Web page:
Penn State

Penn State teams gather with ‘family’ even when away from home for Thanksgiving

A number of Penn State teams — including hockey, basketball, football, women’s soccer and women’s volleyball — will not be able to spend Thanksgiving at home. But they’re still giving thanks for being able to spend the day with their teammates, a different family of sorts.
A number of Penn State teams — including hockey, basketball, football, women’s soccer and women’s volleyball — will not be able to spend Thanksgiving at home. But they’re still giving thanks for being able to spend the day with their teammates, a different family of sorts. CDT, AP

Most college students look forward to Thanksgiving break, going home to see family and friends, eating a big meal and sleeping in their own bed.

Members of the Penn State women’s soccer team, however, will not get that opportunity — and they are just fine with that.

The Nittany Lions will spend the holiday in Palo Alto, Calif., preparing to meet Stanford in the NCAA quarterfinals Friday afternoon.

“I love being with my family, but this has been my whole life,” senior forward Frannie Crouse said. “This is what we worked toward, too, and they (family) understand that.”

The soccer team is one of seven Penn State programs that have plans for Thanksgiving, with players together instead of heading home like most of the other 46,000 students on campus.

A variety of plans are in place, whether it is a meal before traveling, a get-together at an establishment in town or even going to coaches’ homes. There are efforts to make it a special time for students separated from their families.

“This is the one holiday where you kind of expect to be with your family,” women’s volleyball sophomore Kendall White said. “This is like my second family, so that’s good in that way.”

The women’s soccer team was the only group that didn’t know they would be busy for the holiday. They had to beat West Virginia on Sunday to keep their season alive, and they also did not know until that afternoon that the week would include a trip to California.

That didn’t make things easy on head coach Erica Dambach.

“Trying to find Thanksgiving in Palo Alto on two-day’s notice is an impossible task for under $3,000,” said Dambach, who instead invited everyone to her house after practice Tuesday for a big dinner. They flew across the country Wednesday, and Thursday’s dinner would be like any other pregame meal, and not loaded with the usual Thanksgiving goodies.

“So we’re not rolling ourselves out of bed on Friday morning with a pumpkin pie hangover,” Dambach joked.

Also spending the holiday on the road is the women’s basketball team, with a rather unusual locale for Thanksgiving — Las Vegas. The Lady Lions tip off against Louisiana Tech in a tournament there Friday.

The women’s hockey team will practice Thursday morning at Pegula Ice Arena, hop on a bus for about a six-hour ride to Connecticut and have dinner in Storrs. They face off against UConn on Friday.

A trio of teams are spending the holiday week in State College.

The Nittany Lion football team will have a Thursday morning practice, then have a big afternoon feast with family members invited. Players also sometimes join some of the assistant coaches at their homes in the evenings. The team will hit the road Friday, and play at Maryland on Saturday.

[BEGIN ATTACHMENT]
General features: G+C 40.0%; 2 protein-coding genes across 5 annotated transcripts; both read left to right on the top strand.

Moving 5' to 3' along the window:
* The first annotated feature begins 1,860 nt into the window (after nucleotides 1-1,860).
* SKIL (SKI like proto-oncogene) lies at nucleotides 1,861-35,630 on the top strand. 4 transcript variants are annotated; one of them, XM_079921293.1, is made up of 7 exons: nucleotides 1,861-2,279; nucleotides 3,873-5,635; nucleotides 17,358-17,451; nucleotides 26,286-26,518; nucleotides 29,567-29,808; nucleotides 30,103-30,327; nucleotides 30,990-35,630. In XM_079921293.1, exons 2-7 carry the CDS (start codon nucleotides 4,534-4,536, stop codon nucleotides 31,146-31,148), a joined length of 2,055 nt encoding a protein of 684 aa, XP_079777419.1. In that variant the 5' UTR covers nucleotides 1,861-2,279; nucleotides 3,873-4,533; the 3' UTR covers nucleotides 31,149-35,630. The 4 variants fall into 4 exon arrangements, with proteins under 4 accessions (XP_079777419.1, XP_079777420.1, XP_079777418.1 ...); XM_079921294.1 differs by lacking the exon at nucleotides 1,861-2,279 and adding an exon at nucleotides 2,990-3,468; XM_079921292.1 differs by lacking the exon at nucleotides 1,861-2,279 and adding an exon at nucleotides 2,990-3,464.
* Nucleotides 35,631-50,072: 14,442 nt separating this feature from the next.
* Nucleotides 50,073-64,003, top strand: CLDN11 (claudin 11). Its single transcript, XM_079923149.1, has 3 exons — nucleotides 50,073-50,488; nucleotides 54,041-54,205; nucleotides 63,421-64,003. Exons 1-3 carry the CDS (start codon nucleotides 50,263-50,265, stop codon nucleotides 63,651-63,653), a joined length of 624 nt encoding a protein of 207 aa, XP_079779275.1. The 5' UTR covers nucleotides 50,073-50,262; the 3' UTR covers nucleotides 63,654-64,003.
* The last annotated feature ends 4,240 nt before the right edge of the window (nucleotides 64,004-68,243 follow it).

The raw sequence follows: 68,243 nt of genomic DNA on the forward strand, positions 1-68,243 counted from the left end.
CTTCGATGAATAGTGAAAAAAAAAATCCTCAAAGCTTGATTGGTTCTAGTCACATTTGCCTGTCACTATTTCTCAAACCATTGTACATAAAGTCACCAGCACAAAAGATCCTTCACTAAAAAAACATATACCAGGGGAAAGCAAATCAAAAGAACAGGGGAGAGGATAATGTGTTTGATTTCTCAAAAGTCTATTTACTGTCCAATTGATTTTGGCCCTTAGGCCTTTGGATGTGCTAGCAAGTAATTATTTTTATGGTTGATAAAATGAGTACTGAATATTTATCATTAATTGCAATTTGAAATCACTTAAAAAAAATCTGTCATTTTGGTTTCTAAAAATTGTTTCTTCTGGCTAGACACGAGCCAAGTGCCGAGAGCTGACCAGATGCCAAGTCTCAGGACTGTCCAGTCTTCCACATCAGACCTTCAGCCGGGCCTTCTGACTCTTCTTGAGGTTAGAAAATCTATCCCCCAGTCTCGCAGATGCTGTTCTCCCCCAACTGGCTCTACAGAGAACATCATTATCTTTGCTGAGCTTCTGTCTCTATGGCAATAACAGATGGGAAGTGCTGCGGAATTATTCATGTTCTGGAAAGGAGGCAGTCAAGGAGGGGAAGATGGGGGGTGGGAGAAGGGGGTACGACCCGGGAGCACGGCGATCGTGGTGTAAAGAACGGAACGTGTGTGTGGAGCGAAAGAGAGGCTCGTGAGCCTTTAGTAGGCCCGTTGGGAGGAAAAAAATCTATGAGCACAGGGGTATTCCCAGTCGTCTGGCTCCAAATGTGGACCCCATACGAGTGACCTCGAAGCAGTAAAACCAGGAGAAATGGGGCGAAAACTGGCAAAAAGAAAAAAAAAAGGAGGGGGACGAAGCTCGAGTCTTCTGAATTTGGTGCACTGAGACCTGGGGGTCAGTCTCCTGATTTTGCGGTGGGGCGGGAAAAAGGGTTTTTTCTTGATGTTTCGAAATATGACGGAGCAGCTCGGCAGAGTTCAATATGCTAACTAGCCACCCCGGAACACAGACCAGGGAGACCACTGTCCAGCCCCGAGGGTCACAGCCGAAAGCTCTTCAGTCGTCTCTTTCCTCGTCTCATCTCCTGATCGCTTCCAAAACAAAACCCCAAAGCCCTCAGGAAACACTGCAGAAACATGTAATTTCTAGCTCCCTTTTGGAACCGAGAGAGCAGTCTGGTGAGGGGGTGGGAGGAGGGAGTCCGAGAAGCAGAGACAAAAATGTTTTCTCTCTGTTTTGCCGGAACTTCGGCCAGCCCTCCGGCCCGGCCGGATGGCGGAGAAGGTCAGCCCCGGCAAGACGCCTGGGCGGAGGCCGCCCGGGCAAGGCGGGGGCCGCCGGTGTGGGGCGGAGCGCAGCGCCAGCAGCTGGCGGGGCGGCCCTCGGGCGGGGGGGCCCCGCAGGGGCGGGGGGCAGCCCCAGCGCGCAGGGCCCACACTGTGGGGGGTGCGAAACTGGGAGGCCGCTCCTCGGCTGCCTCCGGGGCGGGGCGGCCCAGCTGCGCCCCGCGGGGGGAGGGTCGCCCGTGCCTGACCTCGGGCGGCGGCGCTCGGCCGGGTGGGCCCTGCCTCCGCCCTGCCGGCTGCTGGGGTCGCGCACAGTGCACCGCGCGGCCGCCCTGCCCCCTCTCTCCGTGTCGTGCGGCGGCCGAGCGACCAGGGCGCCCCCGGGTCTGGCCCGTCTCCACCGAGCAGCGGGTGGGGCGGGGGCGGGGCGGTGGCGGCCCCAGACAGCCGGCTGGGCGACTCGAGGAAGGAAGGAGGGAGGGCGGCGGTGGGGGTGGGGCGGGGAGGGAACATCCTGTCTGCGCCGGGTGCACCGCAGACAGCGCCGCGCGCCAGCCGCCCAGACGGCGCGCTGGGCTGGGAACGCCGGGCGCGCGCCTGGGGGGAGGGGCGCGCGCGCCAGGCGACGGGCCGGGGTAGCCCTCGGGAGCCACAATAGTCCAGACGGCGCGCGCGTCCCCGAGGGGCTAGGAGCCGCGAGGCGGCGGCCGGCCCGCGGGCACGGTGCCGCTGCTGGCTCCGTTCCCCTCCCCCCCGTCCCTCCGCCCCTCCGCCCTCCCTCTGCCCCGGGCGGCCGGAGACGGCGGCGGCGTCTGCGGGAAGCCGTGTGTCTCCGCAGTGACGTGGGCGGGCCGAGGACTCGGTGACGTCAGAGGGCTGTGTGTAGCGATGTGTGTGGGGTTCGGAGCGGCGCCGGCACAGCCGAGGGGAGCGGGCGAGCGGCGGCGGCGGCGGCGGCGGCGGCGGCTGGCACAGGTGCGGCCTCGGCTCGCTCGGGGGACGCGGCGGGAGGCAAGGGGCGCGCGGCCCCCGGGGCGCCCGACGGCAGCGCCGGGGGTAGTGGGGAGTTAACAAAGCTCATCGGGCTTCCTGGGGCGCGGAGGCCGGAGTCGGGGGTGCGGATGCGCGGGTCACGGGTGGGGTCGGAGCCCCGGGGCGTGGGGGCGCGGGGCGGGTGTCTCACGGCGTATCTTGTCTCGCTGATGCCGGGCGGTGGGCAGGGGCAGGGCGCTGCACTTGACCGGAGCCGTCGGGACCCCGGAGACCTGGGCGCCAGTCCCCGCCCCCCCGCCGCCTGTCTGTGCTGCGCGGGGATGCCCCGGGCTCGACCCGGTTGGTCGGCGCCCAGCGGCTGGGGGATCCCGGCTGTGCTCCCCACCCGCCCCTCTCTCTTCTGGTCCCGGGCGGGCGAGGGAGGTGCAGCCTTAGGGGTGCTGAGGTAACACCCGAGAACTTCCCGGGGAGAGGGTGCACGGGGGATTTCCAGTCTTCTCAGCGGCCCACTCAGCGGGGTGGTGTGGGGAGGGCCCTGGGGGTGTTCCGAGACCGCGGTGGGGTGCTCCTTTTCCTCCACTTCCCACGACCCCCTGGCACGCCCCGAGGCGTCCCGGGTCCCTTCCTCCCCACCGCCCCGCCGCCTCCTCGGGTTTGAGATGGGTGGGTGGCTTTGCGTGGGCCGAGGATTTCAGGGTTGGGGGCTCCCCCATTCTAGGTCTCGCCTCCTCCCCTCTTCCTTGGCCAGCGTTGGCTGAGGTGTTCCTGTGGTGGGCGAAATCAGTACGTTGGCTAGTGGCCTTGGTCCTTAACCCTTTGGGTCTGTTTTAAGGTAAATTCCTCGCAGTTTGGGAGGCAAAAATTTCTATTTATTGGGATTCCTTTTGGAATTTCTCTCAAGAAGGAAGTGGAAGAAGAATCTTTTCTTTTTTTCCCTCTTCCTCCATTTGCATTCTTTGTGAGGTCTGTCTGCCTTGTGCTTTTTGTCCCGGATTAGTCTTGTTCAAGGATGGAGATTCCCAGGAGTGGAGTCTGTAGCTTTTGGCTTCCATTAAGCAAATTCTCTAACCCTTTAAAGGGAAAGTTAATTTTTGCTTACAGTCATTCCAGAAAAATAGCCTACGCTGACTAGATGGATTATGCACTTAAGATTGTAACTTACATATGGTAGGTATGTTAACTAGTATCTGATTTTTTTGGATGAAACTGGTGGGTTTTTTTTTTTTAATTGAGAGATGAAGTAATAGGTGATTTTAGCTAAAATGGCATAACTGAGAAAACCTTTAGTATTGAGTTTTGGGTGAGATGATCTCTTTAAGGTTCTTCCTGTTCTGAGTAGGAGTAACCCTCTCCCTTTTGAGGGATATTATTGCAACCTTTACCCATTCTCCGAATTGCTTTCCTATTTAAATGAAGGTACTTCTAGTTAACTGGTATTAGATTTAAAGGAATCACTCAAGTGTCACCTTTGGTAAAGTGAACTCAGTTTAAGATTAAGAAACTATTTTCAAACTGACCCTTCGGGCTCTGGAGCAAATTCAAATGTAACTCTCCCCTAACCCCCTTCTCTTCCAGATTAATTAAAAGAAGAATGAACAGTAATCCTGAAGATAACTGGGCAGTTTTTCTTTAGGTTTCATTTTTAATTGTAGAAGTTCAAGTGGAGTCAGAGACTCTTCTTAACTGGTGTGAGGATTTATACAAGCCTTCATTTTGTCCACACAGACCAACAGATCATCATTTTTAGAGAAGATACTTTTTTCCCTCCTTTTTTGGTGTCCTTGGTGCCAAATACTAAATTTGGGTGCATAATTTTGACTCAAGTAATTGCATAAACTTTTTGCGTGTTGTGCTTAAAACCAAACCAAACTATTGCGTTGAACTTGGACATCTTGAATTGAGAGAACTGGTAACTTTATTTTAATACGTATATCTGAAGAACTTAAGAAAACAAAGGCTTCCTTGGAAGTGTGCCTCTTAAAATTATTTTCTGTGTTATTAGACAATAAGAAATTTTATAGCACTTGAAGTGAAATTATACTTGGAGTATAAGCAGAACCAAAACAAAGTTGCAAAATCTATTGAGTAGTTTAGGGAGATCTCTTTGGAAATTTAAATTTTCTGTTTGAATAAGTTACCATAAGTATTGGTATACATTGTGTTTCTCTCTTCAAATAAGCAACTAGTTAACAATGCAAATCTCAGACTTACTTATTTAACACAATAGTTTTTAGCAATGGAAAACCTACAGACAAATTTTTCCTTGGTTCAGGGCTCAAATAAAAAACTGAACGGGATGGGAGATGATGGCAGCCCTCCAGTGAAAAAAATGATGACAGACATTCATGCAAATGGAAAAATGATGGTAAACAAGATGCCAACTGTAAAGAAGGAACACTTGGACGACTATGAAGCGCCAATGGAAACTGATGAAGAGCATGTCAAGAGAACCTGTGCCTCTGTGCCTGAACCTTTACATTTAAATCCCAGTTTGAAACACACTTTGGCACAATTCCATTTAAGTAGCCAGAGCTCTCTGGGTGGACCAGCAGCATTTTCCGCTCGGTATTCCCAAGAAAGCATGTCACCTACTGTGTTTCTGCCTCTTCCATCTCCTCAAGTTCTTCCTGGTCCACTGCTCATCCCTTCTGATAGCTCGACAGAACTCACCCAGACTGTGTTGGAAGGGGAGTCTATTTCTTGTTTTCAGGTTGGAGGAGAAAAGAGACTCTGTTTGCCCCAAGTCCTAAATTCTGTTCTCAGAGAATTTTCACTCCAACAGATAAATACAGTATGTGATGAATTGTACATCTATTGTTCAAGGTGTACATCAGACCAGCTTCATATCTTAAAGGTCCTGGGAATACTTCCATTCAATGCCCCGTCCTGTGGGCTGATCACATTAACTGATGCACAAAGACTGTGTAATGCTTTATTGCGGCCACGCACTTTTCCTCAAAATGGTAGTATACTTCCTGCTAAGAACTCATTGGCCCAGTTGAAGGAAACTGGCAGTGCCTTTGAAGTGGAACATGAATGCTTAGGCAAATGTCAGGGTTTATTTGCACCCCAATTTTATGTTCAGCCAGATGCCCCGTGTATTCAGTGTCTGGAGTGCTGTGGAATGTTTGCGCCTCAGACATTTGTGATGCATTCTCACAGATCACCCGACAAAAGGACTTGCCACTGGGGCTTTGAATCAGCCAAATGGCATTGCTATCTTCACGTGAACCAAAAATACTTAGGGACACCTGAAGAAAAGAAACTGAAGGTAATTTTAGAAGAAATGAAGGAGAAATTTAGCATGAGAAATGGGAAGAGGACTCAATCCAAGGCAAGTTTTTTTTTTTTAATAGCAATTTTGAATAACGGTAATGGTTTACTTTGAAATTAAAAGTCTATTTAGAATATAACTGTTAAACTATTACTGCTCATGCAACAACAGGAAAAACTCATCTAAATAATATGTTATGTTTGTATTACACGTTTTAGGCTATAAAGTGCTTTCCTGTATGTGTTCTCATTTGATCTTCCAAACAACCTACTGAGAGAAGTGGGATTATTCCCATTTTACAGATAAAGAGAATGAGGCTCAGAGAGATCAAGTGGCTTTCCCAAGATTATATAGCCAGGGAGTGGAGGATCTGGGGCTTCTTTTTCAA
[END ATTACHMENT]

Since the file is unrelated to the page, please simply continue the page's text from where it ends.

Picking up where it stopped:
The men’s basketball team has its holiday meal planned for Wednesday at the Nittany Lion Inn, as it tips off against Oral Roberts on Friday afternoon at the Bryce Jordan Center.

Although nine members of the men’s hockey team are not American — Thanksgiving for the six Canadians was in October — the team still plans to have a big dinner after Thursday’s practice.

“That’s what’s special — we’re going to have practice,” coach Guy Gadowsky joked, later adding it didn’t matter where anyone on the team was from. “Everybody loves Thanksgiving.”

The Nittany Lions host Michigan State on Friday and Saturday.

Missing Thanksgiving is pretty standard for the women’s volleyball team, with the regular season annually ending the weekend after the holiday.

Team members have gathered in a number of places for a big dinner over the years, including a few times going to the homes of team members. About a decade ago, with a visit to Ohio State that week, the whole team, coaches and crew trotted off their charter bus at the farm of Nicole Fawcett’s family in rural southeast Ohio.

This year, the team will get dressed up after practice and walk over to the Nittany Lion Inn, then hop a flight to Madison to face Wisconsin on Friday. The Inn is a frequent holiday spot for the team.

“We’re in a food coma by the end of it,” senior Simone Lee said. “But it’s so much fun being able to sit and relax with our teammates and coaches, kind of have a little time to be thankful and share time with our teammates.”

The schedule actually worked in Lee’s favor this year. She’s from Menomonee Falls, about 90 minutes from Madison. She didn’t know if there was anything special planned, but a big collection of extended family will be making the drive to see her.

Missing special occasions and holidays is part of the package of being a college athlete, and for some it is a sacrifice they have made many times with high school or club teams. Holiday breaks to see family may be something most college students take for granted, but for some Penn State athletes, even if they don’t get to go home, they are far from alone.

Said Lee: “We’re always going to be a family no matter what we do.”

Gordon Brunskill: 814-231-4608, @GordonCDT

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